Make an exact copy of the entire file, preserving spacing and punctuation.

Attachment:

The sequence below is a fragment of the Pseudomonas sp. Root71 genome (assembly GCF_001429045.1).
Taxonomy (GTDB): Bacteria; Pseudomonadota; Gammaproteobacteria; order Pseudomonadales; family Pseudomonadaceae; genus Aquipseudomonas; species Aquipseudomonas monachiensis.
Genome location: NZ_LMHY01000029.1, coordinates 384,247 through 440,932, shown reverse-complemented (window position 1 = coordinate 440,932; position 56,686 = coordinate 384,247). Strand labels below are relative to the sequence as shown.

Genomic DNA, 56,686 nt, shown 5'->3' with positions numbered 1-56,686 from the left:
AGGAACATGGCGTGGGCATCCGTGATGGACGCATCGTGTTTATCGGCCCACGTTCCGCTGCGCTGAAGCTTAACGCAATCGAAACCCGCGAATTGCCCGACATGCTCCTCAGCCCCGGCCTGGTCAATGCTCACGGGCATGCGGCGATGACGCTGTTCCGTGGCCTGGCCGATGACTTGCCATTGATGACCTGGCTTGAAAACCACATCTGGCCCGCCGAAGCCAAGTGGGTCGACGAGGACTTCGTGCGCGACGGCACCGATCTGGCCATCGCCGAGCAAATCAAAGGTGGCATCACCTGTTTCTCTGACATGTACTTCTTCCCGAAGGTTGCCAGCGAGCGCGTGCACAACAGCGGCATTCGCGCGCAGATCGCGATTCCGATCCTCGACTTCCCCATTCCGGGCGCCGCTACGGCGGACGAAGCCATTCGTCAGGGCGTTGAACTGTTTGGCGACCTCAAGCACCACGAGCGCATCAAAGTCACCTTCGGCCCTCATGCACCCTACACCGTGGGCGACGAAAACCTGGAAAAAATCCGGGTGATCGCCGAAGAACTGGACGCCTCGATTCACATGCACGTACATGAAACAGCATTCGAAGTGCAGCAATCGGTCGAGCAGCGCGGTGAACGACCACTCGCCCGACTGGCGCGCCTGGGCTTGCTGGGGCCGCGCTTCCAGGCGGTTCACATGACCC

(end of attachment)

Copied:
The sequence below is a fragment of the Pseudomonas sp. Root71 genome (assembly GCF_001429045.1).
Taxonomy (GTDB): Bacteria; Pseudomonadota; Gammaproteobacteria; order Pseudomonadales; family Pseudomonadaceae; genus Aquipseudomonas; species Aquipseudomonas monachiensis.
Genome location: NZ_LMHY01000029.1, coordinates 384,247 through 440,932, shown reverse-complemented (window position 1 = coordinate 440,932; position 56,686 = coordinate 384,247). Strand labels below are relative to the sequence as shown.

Genomic DNA, 56,686 nt, shown 5'->3' with positions numbered 1-56,686 from the left:
AGGAACATGGCGTGGGCATCCGTGATGGACGCATCGTGTTTATCGGCCCACGTTCCGCTGCGCTGAAGCTTAACGCAATCGAAACCCGCGAATTGCCCGACATGCTCCTCAGCCCCGGCCTGGTCAATGCTCACGGGCATGCGGCGATGACGCTGTTCCGTGGCCTGGCCGATGACTTGCCATTGATGACCTGGCTTGAAAACCACATCTGGCCCGCCGAAGCCAAGTGGGTCGACGAGGACTTCGTGCGCGACGGCACCGATCTGGCCATCGCCGAGCAAATCAAAGGTGGCATCACCTGTTTCTCTGACATGTACTTCTTCCCGAAGGTTGCCAGCGAGCGCGTGCACAACAGCGGCATTCGCGCGCAGATCGCGATTCCGATCCTCGACTTCCCCATTCCGGGCGCCGCTACGGCGGACGAAGCCATTCGTCAGGGCGTTGAACTGTTTGGCGACCTCAAGCACCACGAGCGCATCAAAGTCACCTTCGGCCCTCATGCACCCTACACCGTGGGCGACGAAAACCTGGAAAAAATCCGGGTGATCGCCGAAGAACTGGACGCCTCGATTCACATGCACGTACATGAAACAGCATTCGAAGTGCAGCAATCGGTCGAGCAGCGCGGTGAACGACCACTCGCCCGACTGGCGCGCCTGGGCTTGCTGGGGCCGCGCTTCCAGGCGGTTCACATGACCC